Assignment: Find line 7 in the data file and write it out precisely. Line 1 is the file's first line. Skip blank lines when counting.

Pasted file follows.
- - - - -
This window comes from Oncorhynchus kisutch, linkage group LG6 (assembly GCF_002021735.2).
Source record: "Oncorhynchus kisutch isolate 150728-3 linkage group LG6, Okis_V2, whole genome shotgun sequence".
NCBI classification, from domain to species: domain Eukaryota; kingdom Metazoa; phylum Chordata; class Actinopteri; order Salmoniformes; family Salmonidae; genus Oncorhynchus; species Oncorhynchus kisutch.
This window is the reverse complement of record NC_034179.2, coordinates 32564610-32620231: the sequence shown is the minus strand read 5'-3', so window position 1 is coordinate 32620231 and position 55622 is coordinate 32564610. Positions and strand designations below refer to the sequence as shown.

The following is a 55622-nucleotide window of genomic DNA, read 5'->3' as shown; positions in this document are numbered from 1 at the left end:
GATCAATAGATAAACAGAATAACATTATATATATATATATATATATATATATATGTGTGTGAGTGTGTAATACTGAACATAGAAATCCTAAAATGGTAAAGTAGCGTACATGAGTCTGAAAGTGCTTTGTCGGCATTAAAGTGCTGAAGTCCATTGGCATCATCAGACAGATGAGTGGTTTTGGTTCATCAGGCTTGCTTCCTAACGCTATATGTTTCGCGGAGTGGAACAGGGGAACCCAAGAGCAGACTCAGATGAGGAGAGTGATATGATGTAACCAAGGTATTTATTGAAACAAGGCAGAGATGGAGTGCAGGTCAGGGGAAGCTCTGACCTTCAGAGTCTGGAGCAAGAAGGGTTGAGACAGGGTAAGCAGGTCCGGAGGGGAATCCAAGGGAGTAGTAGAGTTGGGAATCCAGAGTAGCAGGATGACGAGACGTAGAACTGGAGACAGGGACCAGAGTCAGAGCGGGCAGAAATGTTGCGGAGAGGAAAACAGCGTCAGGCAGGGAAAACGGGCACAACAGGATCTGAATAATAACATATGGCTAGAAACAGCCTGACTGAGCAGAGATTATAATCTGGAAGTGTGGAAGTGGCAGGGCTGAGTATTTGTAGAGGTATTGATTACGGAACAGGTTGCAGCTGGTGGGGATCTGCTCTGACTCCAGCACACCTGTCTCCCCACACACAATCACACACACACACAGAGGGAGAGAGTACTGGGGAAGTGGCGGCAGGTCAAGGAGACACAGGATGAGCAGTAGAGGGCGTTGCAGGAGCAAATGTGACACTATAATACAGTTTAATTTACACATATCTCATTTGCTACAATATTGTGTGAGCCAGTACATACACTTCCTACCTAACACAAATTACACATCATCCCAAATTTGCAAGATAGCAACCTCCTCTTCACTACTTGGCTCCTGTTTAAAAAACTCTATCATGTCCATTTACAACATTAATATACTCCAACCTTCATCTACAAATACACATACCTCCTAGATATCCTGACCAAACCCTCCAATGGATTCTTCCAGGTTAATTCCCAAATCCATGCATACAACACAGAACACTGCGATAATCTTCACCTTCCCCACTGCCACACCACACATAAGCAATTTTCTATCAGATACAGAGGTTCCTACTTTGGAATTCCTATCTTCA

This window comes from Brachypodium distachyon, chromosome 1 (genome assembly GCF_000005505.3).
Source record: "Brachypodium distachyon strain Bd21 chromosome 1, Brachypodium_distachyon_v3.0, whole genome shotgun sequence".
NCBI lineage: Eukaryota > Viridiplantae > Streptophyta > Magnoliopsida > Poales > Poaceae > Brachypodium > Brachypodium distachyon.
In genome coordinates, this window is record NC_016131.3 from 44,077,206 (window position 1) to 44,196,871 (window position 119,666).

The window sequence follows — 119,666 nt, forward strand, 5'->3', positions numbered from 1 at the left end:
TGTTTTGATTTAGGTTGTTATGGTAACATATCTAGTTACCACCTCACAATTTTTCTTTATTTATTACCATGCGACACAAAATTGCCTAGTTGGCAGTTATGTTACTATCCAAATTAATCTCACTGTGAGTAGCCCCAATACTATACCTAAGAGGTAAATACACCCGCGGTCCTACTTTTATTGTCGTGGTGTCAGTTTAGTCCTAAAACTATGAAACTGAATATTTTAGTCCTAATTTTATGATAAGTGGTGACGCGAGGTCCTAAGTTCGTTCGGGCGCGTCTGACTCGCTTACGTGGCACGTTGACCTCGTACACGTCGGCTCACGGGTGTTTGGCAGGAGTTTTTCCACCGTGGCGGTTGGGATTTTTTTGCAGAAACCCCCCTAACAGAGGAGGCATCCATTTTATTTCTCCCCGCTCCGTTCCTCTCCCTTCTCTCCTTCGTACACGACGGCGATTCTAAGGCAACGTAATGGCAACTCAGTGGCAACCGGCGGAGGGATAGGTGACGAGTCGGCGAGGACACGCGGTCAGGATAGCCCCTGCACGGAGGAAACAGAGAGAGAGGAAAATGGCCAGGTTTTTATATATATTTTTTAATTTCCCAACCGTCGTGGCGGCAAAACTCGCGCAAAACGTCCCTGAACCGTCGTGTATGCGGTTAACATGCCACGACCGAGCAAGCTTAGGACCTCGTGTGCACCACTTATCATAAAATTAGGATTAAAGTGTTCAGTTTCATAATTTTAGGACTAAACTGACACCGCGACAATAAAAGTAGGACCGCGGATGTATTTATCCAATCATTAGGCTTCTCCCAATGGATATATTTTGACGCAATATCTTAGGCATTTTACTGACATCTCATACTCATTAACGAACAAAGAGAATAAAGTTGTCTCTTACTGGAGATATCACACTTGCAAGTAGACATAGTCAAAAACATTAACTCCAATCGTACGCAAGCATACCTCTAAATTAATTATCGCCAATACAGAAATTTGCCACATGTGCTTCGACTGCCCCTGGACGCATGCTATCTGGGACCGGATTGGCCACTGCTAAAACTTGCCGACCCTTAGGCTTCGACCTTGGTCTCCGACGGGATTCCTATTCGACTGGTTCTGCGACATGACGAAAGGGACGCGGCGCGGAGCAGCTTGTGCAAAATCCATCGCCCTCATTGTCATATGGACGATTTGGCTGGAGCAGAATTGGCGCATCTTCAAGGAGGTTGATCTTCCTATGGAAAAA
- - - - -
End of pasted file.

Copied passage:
This window comes from Brachypodium distachyon, chromosome 1 (genome assembly GCF_000005505.3).